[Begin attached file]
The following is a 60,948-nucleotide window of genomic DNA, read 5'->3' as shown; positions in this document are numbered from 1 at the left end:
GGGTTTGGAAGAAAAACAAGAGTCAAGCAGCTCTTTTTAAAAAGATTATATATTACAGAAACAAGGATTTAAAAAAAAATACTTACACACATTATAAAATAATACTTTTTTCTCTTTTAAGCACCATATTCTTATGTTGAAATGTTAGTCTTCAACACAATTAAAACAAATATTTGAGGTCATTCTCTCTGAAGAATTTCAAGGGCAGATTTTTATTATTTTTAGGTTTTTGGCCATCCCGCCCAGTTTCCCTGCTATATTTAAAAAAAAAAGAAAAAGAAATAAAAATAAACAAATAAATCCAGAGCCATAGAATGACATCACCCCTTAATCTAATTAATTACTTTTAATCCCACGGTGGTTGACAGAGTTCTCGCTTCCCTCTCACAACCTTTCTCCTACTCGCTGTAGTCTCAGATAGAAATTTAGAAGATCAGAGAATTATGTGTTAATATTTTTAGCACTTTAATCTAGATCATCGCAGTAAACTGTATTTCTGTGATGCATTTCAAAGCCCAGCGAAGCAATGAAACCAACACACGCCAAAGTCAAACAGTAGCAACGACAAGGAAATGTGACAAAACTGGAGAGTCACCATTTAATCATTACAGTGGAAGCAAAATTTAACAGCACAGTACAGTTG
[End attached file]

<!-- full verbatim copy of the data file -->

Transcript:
The following is a 60,948-nucleotide window of genomic DNA, read 5'->3' as shown; positions in this document are numbered from 1 at the left end:
GGGTTTGGAAGAAAAACAAGAGTCAAGCAGCTCTTTTTAAAAAGATTATATATTACAGAAACAAGGATTTAAAAAAAAATACTTACACACATTATAAAATAATACTTTTTTCTCTTTTAAGCACCATATTCTTATGTTGAAATGTTAGTCTTCAACACAATTAAAACAAATATTTGAGGTCATTCTCTCTGAAGAATTTCAAGGGCAGATTTTTATTATTTTTAGGTTTTTGGCCATCCCGCCCAGTTTCCCTGCTATATTTAAAAAAAAAAGAAAAAGAAATAAAAATAAACAAATAAATCCAGAGCCATAGAATGACATCACCCCTTAATCTAATTAATTACTTTTAATCCCACGGTGGTTGACAGAGTTCTCGCTTCCCTCTCACAACCTTTCTCCTACTCGCTGTAGTCTCAGATAGAAATTTAGAAGATCAGAGAATTATGTGTTAATATTTTTAGCACTTTAATCTAGATCATCGCAGTAAACTGTATTTCTGTGATGCATTTCAAAGCCCAGCGAAGCAATGAAACCAACACACGCCAAAGTCAAACAGTAGCAACGACAAGGAAATGTGACAAAACTGGAGAGTCACCATTTAATCATTACAGTGGAAGCAAAATTTAACAGCACAGTACAGTTG